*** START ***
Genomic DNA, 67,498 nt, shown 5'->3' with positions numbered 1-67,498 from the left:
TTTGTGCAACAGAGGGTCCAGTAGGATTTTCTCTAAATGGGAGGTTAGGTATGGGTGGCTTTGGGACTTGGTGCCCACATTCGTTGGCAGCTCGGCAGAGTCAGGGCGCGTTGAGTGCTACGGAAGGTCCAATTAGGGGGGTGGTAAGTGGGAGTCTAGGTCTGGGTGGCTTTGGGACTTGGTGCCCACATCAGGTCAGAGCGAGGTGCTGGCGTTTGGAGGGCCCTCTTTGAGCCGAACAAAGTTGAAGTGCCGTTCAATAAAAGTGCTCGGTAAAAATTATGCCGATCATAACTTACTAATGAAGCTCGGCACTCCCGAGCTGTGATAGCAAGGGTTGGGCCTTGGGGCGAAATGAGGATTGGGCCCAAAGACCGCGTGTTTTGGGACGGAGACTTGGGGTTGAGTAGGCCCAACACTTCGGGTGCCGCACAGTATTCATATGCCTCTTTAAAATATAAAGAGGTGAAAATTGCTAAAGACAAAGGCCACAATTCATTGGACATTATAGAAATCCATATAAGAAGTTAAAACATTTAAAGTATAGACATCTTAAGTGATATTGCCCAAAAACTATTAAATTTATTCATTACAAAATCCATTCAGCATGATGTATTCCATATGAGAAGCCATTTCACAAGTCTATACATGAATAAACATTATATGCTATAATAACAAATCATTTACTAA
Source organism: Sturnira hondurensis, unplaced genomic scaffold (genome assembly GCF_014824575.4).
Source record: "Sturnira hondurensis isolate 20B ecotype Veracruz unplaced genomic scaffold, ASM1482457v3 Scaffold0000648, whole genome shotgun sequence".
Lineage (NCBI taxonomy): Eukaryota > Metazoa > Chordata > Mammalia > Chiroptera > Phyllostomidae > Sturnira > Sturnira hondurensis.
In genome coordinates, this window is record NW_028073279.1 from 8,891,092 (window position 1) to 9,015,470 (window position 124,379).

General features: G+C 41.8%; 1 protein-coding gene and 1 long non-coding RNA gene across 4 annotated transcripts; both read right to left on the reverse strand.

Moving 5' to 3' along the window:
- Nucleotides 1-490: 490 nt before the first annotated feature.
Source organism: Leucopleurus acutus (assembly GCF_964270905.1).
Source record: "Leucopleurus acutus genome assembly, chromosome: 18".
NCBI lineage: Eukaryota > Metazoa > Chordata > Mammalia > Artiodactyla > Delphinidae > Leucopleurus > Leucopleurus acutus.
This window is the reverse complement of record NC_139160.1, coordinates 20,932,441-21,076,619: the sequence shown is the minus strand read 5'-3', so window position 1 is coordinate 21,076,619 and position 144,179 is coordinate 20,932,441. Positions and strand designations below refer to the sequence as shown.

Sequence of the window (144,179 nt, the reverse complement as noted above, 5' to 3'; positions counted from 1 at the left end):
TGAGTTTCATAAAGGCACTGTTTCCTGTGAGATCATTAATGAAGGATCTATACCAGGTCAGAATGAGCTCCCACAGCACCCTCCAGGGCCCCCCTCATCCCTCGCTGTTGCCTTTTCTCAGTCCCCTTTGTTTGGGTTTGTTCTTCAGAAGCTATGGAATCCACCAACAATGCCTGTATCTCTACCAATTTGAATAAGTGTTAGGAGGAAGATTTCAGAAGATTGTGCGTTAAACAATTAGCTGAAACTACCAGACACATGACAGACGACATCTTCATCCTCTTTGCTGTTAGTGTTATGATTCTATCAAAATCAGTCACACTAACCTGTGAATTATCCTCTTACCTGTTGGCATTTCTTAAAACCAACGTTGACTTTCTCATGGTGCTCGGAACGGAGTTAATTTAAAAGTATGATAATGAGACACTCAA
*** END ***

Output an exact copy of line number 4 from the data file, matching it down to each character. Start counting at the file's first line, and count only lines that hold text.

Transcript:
Source record: "Sturnira hondurensis isolate 20B ecotype Veracruz unplaced genomic scaffold, ASM1482457v3 Scaffold0000648, whole genome shotgun sequence".